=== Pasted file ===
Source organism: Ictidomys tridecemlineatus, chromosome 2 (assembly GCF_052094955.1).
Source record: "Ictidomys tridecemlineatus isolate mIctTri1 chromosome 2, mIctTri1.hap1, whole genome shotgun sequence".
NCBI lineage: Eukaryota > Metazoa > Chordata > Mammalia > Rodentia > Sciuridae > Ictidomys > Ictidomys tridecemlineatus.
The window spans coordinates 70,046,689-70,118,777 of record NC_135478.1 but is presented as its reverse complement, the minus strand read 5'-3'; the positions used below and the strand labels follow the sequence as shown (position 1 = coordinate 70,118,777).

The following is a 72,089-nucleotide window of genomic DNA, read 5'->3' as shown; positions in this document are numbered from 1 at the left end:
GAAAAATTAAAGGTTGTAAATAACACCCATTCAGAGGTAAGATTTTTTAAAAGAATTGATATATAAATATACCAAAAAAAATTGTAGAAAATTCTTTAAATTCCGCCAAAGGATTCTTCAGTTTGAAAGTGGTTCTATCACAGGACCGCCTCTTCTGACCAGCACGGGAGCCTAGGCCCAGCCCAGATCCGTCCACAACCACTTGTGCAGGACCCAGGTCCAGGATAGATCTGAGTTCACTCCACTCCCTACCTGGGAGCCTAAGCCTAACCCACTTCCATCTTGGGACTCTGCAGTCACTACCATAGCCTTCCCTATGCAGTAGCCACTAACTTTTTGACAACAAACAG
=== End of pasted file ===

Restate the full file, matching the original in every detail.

Source organism: Ictidomys tridecemlineatus, chromosome 2 (assembly GCF_052094955.1).
Source record: "Ictidomys tridecemlineatus isolate mIctTri1 chromosome 2, mIctTri1.hap1, whole genome shotgun sequence".
NCBI lineage: Eukaryota > Metazoa > Chordata > Mammalia > Rodentia > Sciuridae > Ictidomys > Ictidomys tridecemlineatus.
The window spans coordinates 70,046,689-70,118,777 of record NC_135478.1 but is presented as its reverse complement, the minus strand read 5'-3'; the positions used below and the strand labels follow the sequence as shown (position 1 = coordinate 70,118,777).

The following is a 72,089-nucleotide window of genomic DNA, read 5'->3' as shown; positions in this document are numbered from 1 at the left end:
GAAAAATTAAAGGTTGTAAATAACACCCATTCAGAGGTAAGATTTTTTAAAAGAATTGATATATAAATATACCAAAAAAAATTGTAGAAAATTCTTTAAATTCCGCCAAAGGATTCTTCAGTTTGAAAGTGGTTCTATCACAGGACCGCCTCTTCTGACCAGCACGGGAGCCTAGGCCCAGCCCAGATCCGTCCACAACCACTTGTGCAGGACCCAGGTCCAGGATAGATCTGAGTTCACTCCACTCCCTACCTGGGAGCCTAAGCCTAACCCACTTCCATCTTGGGACTCTGCAGTCACTACCATAGCCTTCCCTATGCAGTAGCCACTAACTTTTTGACAACAAACAG